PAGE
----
Skip to main content Accessibility help
×
Home
Hostname: page-component-55597f9d44-qcsxw Total loading time: 0.203 Render date: 2022-08-15T07:25:41.386Z Has data issue: true Feature Flags: { "shouldUseShareProductTool": true, "shouldUseHypothesis": true, "isUnsiloEnabled": true, "useRatesEcommerce": false, "useNewApi": true } hasContentIssue true

The Repugnant Conclusion

Published online by Cambridge University Press:  01 January 2020

Bill Anglin*
Affiliation:
University of British Columbia

Extract

On an act utilitarian view it is morally permissible if not obligatory to choose to perform an action which contributes as much as any other action to the total happiness (utility) of all those capable of enjoying happiness. As the view has just been stated, however, there is some question of how we are to understand the phrase “all those capable of enjoying happiness”. For even leaving aside the possibility that animals or spirits might be included, there is still the matter of the size of the population of humans “capable of enjoying happiness”. Furthermore, among our ethical decisions themselves are decisions which would cause a decrease or increase in population and which in perhaps even more specific ways determine the applicability of this phrase “all those capable of enjoying happiness”. According to the socalled classical or total utilitarian principle, the phrase in question is understood as describing some population whose existence will enable one to maximize the net amount of happiness. For on the classical principle what one is obligated to do is simply to maximize net happiness.

Type
Research Article
Copyright
Copyright © The Authors 1977

Access options

Get access to the full version of this content by using one of the access options below. (Log in options will check for institutional or personal access. Content may require purchase if you do not have access.)

References

1 Derek Parfit, “Overpopulation, Part I” (unpublished manuscript). Note that the classical principle does not yield the Repugnant Conclusion in every case. For as L. W. Sumner has pointed out in his paper “Morality and the Production of Life” (unpublished manuscript), a couple (or a population) may find that they can maximize happiness not by reproducing in great numbers but only by reproducing in small numbers and using most of their energies to do medical research or to create lasting works of art or some such thing. Thus it is not as though the classical principle makes a virtue out of mere breeding.

2 Cf. Sikora, R. I.Utilitarianism: the Classical Principle and the Average Principle”. Canadian journal of Philosophy 5 (1975): 412.CrossRefGoogle Scholar

3 This point is due to R. I. Sikora.

4 Narveson, JanMoral Problems of Population”. Monist 57 (1973): 80.CrossRefGoogle Scholar

5 Narveson, Jan defends the Given Population View in his “Utilitarianism and New Generations” (Mind 76 (1967): 6272)CrossRefGoogle Scholar and Peter Singer adopts a version of it in his paper “A Utilitarian Population Policy” (in Ethics and Population, ed. Michael Bayles).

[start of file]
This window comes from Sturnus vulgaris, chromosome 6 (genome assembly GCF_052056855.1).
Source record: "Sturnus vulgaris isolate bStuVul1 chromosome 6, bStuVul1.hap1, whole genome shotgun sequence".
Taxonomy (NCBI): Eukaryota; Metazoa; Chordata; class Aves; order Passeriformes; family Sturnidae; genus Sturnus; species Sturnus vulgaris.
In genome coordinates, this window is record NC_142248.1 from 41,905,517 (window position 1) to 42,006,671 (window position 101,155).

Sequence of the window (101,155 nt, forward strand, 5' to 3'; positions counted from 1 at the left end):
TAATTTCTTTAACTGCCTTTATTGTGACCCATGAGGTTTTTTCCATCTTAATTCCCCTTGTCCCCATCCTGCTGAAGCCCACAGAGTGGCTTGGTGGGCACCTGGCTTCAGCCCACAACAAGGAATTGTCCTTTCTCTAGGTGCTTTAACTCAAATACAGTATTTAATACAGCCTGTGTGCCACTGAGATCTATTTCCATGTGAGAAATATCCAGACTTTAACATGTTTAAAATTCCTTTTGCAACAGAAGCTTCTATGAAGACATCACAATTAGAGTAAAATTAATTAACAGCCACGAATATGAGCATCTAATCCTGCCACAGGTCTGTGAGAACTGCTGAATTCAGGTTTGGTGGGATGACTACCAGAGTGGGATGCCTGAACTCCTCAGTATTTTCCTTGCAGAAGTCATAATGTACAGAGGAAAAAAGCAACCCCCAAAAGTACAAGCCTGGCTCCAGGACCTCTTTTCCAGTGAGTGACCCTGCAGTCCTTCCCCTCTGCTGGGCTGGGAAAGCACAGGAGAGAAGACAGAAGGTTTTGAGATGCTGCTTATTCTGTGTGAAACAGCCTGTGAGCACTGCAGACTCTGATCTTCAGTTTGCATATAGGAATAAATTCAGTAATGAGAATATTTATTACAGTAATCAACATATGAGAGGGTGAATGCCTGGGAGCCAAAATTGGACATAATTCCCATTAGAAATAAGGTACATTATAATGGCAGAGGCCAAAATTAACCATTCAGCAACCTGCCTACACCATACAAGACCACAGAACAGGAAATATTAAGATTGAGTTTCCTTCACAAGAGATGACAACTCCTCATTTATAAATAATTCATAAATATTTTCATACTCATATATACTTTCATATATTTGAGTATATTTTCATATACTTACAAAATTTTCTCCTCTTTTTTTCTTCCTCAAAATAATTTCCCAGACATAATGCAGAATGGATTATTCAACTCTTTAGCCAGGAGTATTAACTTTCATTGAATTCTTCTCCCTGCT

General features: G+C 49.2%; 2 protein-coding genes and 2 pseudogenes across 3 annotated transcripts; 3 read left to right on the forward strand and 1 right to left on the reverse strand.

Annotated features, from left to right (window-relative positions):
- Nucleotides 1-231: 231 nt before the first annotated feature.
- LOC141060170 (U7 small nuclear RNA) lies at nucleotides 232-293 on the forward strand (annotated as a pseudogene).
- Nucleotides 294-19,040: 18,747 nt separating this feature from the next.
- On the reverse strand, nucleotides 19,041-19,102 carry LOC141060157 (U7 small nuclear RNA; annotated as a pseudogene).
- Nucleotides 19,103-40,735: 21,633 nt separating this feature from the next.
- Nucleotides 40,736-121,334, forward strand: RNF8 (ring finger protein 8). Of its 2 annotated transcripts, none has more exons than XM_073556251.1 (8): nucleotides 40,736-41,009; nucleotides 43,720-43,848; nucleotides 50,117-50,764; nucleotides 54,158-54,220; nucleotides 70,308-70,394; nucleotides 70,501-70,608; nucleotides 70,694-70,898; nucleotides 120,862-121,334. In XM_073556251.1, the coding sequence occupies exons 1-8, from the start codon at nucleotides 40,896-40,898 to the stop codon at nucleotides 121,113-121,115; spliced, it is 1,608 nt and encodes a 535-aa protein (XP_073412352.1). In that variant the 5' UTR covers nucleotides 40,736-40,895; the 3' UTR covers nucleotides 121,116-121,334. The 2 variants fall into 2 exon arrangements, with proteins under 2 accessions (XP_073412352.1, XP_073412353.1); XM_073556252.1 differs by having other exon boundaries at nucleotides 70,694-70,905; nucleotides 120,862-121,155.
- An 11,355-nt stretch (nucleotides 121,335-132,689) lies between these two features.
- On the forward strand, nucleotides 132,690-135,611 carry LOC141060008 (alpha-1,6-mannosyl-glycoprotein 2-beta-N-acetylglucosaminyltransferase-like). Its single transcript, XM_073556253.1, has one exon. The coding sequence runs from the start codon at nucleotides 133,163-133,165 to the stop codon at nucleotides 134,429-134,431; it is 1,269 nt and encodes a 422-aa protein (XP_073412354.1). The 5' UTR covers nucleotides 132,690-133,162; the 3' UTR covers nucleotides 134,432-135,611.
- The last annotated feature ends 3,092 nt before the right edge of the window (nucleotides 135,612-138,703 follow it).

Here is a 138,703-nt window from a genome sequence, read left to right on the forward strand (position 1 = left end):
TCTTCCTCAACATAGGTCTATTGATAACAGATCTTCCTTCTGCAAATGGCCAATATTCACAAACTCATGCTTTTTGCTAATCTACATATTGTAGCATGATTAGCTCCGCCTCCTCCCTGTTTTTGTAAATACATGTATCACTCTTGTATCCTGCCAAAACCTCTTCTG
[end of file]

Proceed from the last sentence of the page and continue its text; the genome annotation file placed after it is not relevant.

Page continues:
6 Note the possibility of being obligated to produce some very unhappy extra people (e.g. circus freaks) in order to maximize the happiness of the given people. Cf. Peter Singer, “A Utilitarian Population Policy”, and R. I. Sikora, “Utilitarianism: the Classical Principle and the Average Principle”, section IV.

7 R. I. Sikora, section III.

8 Cf. Smart, J.J. C. and Williams, Bernard Utilitarianism: For and Against (London, 1973) p. 42.CrossRefGoogle Scholar

6
Cited by

Save article to Kindle

To save this article to your Kindle, first ensure coreplatform@cambridge.org is added to your Approved Personal Document E-mail List under your Personal Document Settings on the Manage Your Content and Devices page of your Amazon account. Then enter the ‘name’ part of your Kindle email address below. Find out more about saving to your Kindle.

Note you can select to save to either the @free.kindle.com or @kindle.com variations. ‘@free.kindle.com’ emails are free but can only be saved to your device when it is connected to wi-fi. ‘@kindle.com’ emails can be delivered even when you are not connected to wi-fi, but note that service fees apply.

Find out more about the Kindle Personal Document Service.

The Repugnant Conclusion
Available formats
×

Save article to Dropbox

To save this article to your Dropbox account, please select one or more formats and confirm that you agree to abide by our usage policies. If this is the first time you used this feature, you will be asked to authorise Cambridge Core to connect with your Dropbox account. Find out more about saving content to Dropbox.

The Repugnant Conclusion
Available formats
×

Save article to Google Drive

To save this article to your Google Drive account, please select one or more formats and confirm that you agree to abide by our usage policies. If this is the first time you used this feature, you will be asked to authorise Cambridge Core to connect with your Google Drive account. Find out more about saving content to Google Drive.

The Repugnant Conclusion
Available formats
×
×

Reply to: Submit a response

Please enter your response.

Your details

Please enter a valid email address.

Conflicting interests

Do you have any conflicting interests? *